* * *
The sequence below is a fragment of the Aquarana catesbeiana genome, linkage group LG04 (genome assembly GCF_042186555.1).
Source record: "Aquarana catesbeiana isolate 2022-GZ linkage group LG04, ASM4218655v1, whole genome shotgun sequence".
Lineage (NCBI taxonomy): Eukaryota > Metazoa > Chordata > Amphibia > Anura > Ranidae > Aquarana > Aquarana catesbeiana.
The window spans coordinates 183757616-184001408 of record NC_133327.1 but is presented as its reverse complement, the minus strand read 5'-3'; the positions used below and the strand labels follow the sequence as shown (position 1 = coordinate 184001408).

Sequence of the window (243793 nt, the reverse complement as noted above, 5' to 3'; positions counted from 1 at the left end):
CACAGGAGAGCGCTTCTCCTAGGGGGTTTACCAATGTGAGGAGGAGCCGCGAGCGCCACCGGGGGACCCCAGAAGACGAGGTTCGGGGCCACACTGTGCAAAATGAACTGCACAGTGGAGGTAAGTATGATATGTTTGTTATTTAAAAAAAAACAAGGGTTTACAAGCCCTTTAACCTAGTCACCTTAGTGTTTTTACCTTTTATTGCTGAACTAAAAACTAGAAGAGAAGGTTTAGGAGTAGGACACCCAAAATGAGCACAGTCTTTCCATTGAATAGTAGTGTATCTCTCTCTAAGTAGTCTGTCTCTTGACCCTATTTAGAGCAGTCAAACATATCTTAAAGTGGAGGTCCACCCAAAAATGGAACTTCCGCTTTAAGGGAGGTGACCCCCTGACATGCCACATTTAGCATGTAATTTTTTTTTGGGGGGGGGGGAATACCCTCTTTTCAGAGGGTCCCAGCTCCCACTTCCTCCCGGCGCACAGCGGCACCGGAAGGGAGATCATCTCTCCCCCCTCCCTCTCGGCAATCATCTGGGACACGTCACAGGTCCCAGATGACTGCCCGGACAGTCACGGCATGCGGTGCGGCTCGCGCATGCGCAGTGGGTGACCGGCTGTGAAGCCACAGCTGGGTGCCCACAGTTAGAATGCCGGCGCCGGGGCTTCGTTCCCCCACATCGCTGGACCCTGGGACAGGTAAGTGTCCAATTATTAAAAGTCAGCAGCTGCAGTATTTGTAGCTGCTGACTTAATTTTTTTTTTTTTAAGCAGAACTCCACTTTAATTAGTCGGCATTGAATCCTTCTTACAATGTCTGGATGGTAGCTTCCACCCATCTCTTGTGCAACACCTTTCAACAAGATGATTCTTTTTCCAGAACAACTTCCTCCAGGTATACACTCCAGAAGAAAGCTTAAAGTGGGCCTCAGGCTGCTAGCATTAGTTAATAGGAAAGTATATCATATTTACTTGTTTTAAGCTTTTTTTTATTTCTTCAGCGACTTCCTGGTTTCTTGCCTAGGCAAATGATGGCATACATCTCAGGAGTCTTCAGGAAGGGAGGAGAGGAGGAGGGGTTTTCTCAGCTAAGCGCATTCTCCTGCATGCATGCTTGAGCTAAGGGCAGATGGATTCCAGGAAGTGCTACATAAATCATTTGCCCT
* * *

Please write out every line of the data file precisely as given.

The sequence below is a fragment of the Aquarana catesbeiana genome, linkage group LG04 (genome assembly GCF_042186555.1).
Source record: "Aquarana catesbeiana isolate 2022-GZ linkage group LG04, ASM4218655v1, whole genome shotgun sequence".
Lineage (NCBI taxonomy): Eukaryota > Metazoa > Chordata > Amphibia > Anura > Ranidae > Aquarana > Aquarana catesbeiana.
The window spans coordinates 183757616-184001408 of record NC_133327.1 but is presented as its reverse complement, the minus strand read 5'-3'; the positions used below and the strand labels follow the sequence as shown (position 1 = coordinate 184001408).

Sequence of the window (243793 nt, the reverse complement as noted above, 5' to 3'; positions counted from 1 at the left end):
CACAGGAGAGCGCTTCTCCTAGGGGGTTTACCAATGTGAGGAGGAGCCGCGAGCGCCACCGGGGGACCCCAGAAGACGAGGTTCGGGGCCACACTGTGCAAAATGAACTGCACAGTGGAGGTAAGTATGATATGTTTGTTATTTAAAAAAAAACAAGGGTTTACAAGCCCTTTAACCTAGTCACCTTAGTGTTTTTACCTTTTATTGCTGAACTAAAAACTAGAAGAGAAGGTTTAGGAGTAGGACACCCAAAATGAGCACAGTCTTTCCATTGAATAGTAGTGTATCTCTCTCTAAGTAGTCTGTCTCTTGACCCTATTTAGAGCAGTCAAACATATCTTAAAGTGGAGGTCCACCCAAAAATGGAACTTCCGCTTTAAGGGAGGTGACCCCCTGACATGCCACATTTAGCATGTAATTTTTTTTTGGGGGGGGGGGAATACCCTCTTTTCAGAGGGTCCCAGCTCCCACTTCCTCCCGGCGCACAGCGGCACCGGAAGGGAGATCATCTCTCCCCCCTCCCTCTCGGCAATCATCTGGGACACGTCACAGGTCCCAGATGACTGCCCGGACAGTCACGGCATGCGGTGCGGCTCGCGCATGCGCAGTGGGTGACCGGCTGTGAAGCCACAGCTGGGTGCCCACAGTTAGAATGCCGGCGCCGGGGCTTCGTTCCCCCACATCGCTGGACCCTGGGACAGGTAAGTGTCCAATTATTAAAAGTCAGCAGCTGCAGTATTTGTAGCTGCTGACTTAATTTTTTTTTTTTTAAGCAGAACTCCACTTTAATTAGTCGGCATTGAATCCTTCTTACAATGTCTGGATGGTAGCTTCCACCCATCTCTTGTGCAACACCTTTCAACAAGATGATTCTTTTTCCAGAACAACTTCCTCCAGGTATACACTCCAGAAGAAAGCTTAAAGTGGGCCTCAGGCTGCTAGCATTAGTTAATAGGAAAGTATATCATATTTACTTGTTTTAAGCTTTTTTTTATTTCTTCAGCGACTTCCTGGTTTCTTGCCTAGGCAAATGATGGCATACATCTCAGGAGTCTTCAGGAAGGGAGGAGAGGAGGAGGGGTTTTCTCAGCTAAGCGCATTCTCCTGCATGCATGCTTGAGCTAAGGGCAGATGGATTCCAGGAAGTGCTACATAAATCATTTGCCCT